In BerlinMies van der Rohe’s Neue Nationalgalerie has begun a new phase with the opening of David Chipperfield’s intervention, a prologue to the imminent restoration which the famed British architect is about to undertake. Completed in 1968, the gallery was Mies’ last project and his final masterpiece; for nearly fifty years, nobody dared to touch it – until now. Marking this event is a large, site-specific installation, created by Chipperfield as an attempt to engage Mies in a spatial experiment (or perhaps a last, apologetic tribute to the 20th century master) moments before he is about to embark on a mission which will, inevitably, transform Mies’ ultimate legacy.

ensemblemiknawooj:

Restroom business is a serious business. #Chinatown, #oakland, #restrooms, #serious

ensemblemiknawooj:

Restroom business is a serious business. #Chinatown, #oakland, #restrooms, #serious

theoinglis:

Early 20th century Biritsh travel posters by painter Norman Wilkinson.

I’ve always been interested in the aesthetics of British art and design of this period, and Wilkinson is definitely of my favourites. He and a few of his peers developed a style that involves highly detailed and beautiful landscapes rendered in mainly flat colour. This gives the paintings a very modern and graphic look, reminiscent of the styles of many contemporary illustrators working in vectors rather than paint.

I’ve never managed to find anything that explains how this style came to be or why, but its definitely an interesting moment in the 20th century transition from artists and commercial artists to graphic designers and illustrators.

You can see more of these posters here.

Bonus fact: Wilkinson is credited as the inventor of dazzle ships, the crazy graphic camouflage that made ships simultaneously harder to spot and much more funky during the First World War.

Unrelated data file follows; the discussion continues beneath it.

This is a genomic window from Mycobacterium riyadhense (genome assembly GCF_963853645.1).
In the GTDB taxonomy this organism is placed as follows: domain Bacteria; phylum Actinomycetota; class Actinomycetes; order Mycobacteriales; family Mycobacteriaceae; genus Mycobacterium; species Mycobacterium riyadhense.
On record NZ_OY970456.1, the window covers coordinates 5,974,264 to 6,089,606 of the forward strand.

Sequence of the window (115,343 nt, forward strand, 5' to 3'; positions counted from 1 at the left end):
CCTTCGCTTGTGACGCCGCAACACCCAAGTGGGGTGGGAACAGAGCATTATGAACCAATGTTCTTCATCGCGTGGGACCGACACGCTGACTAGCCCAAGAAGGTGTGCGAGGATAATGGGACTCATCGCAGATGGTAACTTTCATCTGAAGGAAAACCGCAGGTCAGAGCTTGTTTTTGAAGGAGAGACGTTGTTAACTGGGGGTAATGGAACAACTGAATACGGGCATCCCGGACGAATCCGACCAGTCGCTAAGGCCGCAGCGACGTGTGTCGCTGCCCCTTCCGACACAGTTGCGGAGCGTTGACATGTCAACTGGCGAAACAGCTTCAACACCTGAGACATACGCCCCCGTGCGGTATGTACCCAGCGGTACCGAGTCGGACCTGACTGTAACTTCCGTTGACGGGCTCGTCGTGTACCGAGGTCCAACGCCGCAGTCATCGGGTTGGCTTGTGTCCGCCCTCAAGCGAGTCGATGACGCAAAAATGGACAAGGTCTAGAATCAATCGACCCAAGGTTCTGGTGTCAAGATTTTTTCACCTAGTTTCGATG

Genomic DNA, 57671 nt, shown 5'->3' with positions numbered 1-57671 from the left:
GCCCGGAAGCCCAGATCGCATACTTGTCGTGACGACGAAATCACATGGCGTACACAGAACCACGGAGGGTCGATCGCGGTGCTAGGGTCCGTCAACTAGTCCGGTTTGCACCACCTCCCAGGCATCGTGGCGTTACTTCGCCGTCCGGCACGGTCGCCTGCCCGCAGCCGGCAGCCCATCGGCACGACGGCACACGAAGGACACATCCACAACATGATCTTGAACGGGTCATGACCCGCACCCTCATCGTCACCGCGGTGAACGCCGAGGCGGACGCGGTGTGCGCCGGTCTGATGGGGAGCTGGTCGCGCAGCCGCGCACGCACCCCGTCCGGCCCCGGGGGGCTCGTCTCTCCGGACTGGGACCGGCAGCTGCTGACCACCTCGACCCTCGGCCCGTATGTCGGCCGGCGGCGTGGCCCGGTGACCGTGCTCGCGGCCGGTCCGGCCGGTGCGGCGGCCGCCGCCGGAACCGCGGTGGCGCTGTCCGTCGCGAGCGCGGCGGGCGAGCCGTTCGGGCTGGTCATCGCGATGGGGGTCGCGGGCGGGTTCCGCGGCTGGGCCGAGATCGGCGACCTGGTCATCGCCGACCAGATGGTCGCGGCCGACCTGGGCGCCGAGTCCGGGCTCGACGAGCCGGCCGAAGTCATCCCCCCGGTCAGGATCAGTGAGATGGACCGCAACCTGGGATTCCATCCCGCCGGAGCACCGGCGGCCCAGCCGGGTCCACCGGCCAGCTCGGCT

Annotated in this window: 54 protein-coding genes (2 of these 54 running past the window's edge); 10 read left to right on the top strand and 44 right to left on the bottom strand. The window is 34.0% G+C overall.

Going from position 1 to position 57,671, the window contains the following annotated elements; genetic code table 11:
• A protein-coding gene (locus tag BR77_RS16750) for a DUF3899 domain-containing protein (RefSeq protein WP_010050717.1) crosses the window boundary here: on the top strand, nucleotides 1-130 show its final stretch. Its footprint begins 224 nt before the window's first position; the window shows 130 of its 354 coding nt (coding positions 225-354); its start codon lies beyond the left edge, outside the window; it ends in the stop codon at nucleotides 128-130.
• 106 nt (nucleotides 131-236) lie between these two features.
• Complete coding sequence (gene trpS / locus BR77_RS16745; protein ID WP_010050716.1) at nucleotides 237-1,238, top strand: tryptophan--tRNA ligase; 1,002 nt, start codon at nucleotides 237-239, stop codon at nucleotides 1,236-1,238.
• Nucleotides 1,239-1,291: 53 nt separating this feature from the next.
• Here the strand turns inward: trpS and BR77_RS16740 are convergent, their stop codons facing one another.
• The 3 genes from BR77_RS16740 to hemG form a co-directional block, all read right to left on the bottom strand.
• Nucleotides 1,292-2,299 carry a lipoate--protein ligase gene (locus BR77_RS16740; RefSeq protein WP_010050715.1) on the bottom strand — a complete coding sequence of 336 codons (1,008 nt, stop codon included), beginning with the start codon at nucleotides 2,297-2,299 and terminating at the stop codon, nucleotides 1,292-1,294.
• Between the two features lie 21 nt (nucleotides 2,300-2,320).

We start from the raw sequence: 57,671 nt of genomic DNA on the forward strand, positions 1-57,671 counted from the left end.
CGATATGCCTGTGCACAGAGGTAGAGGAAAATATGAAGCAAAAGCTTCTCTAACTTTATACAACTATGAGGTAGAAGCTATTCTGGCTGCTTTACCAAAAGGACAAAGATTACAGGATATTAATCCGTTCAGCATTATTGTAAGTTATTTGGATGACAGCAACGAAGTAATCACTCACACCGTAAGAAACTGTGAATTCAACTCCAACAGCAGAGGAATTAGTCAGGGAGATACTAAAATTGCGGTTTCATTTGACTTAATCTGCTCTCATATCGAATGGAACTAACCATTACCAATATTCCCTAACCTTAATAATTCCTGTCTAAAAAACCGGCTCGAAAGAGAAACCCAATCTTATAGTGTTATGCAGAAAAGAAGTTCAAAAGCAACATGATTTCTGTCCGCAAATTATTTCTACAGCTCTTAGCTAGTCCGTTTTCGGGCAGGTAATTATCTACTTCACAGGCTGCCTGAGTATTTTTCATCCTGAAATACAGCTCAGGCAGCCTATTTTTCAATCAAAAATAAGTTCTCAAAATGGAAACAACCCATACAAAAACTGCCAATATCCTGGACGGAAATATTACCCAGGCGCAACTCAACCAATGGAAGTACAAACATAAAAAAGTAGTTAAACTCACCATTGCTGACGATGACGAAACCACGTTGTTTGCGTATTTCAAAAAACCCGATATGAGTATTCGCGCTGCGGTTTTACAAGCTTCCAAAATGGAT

currentsinbiology:

Non-genetic inheritance mechanisms - more epigenetics!
Semen secrets: How a previous sexual partner can influence another male’s offspring
Scientists have discovered a new form of non-genetic inheritance, showing for the first time that offspring can resemble a mother’s previous sexual partner – in flies at least. This confronting idea, known as telegony, dates back to ancient Greek times, but was discredited in the early 20th Century with the advent of genetics.
To test it out, UNSW Australia scientists Dr Angela Crean, Professor Russell Bonduriansky and Dr Anna Kopps manipulated the size of male flies and studied their offspring.
They found that the size of the young was determined by the size of the first male the mother mated with, rather than the second male that sired the offspring.

"Our discovery complicates our entire view of how variation is transmitted across generations, but also opens up exciting new possibilities and avenues of research. Just as we think we have things figured out, nature throws us a curve ball and shows us how much we still have to learn," says lead author Dr Crean.

The researchers propose that the effect is due to molecules in the seminal fluid of the first mate being absorbed by the female’s immature eggs and then influencing the growth of offspring of a subsequent mate.
The study is published in the journal Ecology Letters.
Caption: Neriid flies are depicted. Scientists at UNSW Australia have studied the flies and discovered a new form of non-genetic inheritance, showing for the first time that offspring can resemble a mother’s previous sexual partner. Credit: Image: Russell Bonduriansky

currentsinbiology: